Participants were instructed to ingest six capsules of the assigned treatment once per day one hour prior to exercise for seven days. On day eight, participants were instructed to bring the treatment to the exercise visit where the eighth dose was consumed an hour before the exercise test. This was followed by a 14-day washout period before the participants crossed over to the alternative treatment.
Participants completed two separate exercise testing visits: one for the active treatment and one for the placebo. Both exercise testing visits consisted of three treadmill runs to volitional fatigue at 90%, 100%, and 110% of the peak treadmill speed that was determined by peak velocity (PV) from the maximal oxygen consumption (VO2max) test during visit one. Time to exhaustion (TTE) was used to measure endurance for each run.
Brightness-mode ultrasound was used to assess vessel diameter and blood flow through the brachial artery. Measurements were taken on visits 2 and 4 one hour prior to exercise (1hrPrEX), immediately after each run to exhaustion (90%, 110%, and 110%), and 30 minutes post-exercise (30minPEX).
Blood analytes of L-citrulline and L-arginine were drawn at visit one, prior to VO2max, midpoint of the study, and during visits two and four 1hrPrEX, immediately post exercise (immediate PEX), and 30minPEX.
Results of the study showed no significant treatment effects with SPB on TTE at 90%, 100%, or 110%; vessel diameter at 1hrPrEX, 90%, 100%, 110%, or at 30minPEX; or blood flow at 1hrPrEX, 90%, 100%, or 110%. There was greater blood flow at 30minPEX with SPB treatment.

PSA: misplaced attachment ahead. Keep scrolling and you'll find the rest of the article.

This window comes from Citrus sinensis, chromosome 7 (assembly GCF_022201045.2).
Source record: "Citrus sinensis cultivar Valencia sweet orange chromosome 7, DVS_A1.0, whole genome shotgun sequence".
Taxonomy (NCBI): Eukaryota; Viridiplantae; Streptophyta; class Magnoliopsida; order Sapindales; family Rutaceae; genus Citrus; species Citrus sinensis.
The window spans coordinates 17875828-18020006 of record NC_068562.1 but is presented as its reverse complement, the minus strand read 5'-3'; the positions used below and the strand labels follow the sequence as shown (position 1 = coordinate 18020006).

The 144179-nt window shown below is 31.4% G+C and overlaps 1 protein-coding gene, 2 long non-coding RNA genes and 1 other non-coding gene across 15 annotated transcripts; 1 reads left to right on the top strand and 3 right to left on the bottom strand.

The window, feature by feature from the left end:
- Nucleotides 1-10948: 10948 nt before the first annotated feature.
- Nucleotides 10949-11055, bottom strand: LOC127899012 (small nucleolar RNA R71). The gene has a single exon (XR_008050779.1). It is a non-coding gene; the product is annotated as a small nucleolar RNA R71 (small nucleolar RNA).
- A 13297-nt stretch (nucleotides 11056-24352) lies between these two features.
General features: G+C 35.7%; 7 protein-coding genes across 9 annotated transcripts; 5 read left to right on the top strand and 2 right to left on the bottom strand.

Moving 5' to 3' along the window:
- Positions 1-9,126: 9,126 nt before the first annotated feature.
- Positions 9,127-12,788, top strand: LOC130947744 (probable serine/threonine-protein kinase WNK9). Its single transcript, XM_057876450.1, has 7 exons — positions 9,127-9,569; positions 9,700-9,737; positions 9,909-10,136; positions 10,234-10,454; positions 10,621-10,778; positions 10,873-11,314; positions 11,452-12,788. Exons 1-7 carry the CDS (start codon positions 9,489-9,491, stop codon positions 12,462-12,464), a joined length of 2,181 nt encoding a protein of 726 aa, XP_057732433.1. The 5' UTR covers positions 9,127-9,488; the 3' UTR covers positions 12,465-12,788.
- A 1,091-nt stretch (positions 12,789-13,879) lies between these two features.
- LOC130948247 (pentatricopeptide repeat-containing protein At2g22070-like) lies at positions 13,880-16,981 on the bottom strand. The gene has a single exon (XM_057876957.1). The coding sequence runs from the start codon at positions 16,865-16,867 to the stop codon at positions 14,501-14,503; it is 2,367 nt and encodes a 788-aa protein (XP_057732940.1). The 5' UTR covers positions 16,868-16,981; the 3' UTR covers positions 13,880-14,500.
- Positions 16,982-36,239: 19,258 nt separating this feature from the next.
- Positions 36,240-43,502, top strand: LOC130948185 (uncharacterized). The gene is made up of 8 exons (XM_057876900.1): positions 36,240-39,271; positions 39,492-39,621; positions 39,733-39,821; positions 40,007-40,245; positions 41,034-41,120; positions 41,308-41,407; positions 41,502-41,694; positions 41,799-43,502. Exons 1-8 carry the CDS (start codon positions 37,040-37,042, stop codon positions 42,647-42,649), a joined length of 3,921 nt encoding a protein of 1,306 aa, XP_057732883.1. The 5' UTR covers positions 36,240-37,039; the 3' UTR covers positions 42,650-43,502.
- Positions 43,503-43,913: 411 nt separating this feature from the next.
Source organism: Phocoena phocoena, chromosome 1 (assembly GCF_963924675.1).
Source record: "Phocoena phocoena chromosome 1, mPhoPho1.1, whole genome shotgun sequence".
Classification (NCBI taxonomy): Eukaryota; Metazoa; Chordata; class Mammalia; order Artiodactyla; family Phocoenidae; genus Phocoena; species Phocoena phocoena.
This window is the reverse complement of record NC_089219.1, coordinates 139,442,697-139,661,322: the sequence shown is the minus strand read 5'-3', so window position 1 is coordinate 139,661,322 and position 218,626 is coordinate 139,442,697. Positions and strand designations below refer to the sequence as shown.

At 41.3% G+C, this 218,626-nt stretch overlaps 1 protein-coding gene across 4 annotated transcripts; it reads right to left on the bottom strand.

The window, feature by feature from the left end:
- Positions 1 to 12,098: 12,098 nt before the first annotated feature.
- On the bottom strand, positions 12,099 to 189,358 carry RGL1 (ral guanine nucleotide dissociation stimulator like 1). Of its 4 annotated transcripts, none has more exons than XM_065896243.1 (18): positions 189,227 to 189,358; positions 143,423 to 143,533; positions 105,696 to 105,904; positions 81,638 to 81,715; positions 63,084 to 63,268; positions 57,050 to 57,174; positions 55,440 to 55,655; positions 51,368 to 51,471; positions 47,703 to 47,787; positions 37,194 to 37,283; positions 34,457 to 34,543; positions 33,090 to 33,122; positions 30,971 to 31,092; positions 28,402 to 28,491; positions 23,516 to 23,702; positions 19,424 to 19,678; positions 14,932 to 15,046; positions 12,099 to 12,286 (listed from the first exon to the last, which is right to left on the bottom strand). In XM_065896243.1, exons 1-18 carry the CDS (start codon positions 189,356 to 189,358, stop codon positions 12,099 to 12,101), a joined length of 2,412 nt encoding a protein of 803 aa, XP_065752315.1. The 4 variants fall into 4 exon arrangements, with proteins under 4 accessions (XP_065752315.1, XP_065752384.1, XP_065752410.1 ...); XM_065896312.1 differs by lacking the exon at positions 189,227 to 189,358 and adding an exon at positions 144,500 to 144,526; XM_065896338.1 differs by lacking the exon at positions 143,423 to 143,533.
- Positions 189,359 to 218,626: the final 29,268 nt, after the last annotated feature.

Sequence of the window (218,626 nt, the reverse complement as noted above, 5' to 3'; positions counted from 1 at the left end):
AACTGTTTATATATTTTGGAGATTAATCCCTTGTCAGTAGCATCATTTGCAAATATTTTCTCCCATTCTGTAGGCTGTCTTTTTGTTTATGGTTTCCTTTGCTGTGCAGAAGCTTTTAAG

Supplementation with SPB showed no significant effects on L-citrulline plasma concentration at baseline visit one vs. visit three. There was significant difference in L-arginine plasma concentration at baseline visit one vs. visit three with SPB supplementation. Both blood analyte concentrations were significantly increased with SPB, immediately PEX and 30-min PEX. There was no significant effect on plasma concentrations 1hrPrEX.
Although acute ingestion of SPB for eight days did not enhance aerobic performance, increased plasma concentration of L-citrulline and L-arginine may result in enhanced NO production, augmenting vasodilation and blood flow.
“Although SPB supplementation did not translate to improved performance, there was a significant increase in blood flow at 30 minutes following exercise. Increased blood flow after exercise may promote exercise recovery due to augmented nutrient, hormone, and oxygen delivery,” stated Cabre et al.
“Further research is needed to elucidate potential mechanisms related to L-citrulline supplementation in other aspects of performance.”
Source: Journal of the International Society of Sports Nutrition
Published online 2023 Apr. 26 doi: https://doi.org/10.1080/15502783.2023.2206386
“The effects of L-Citrulline and Glutathione on Endurance performance in young adult trained males.”
Authors: Cabre et al.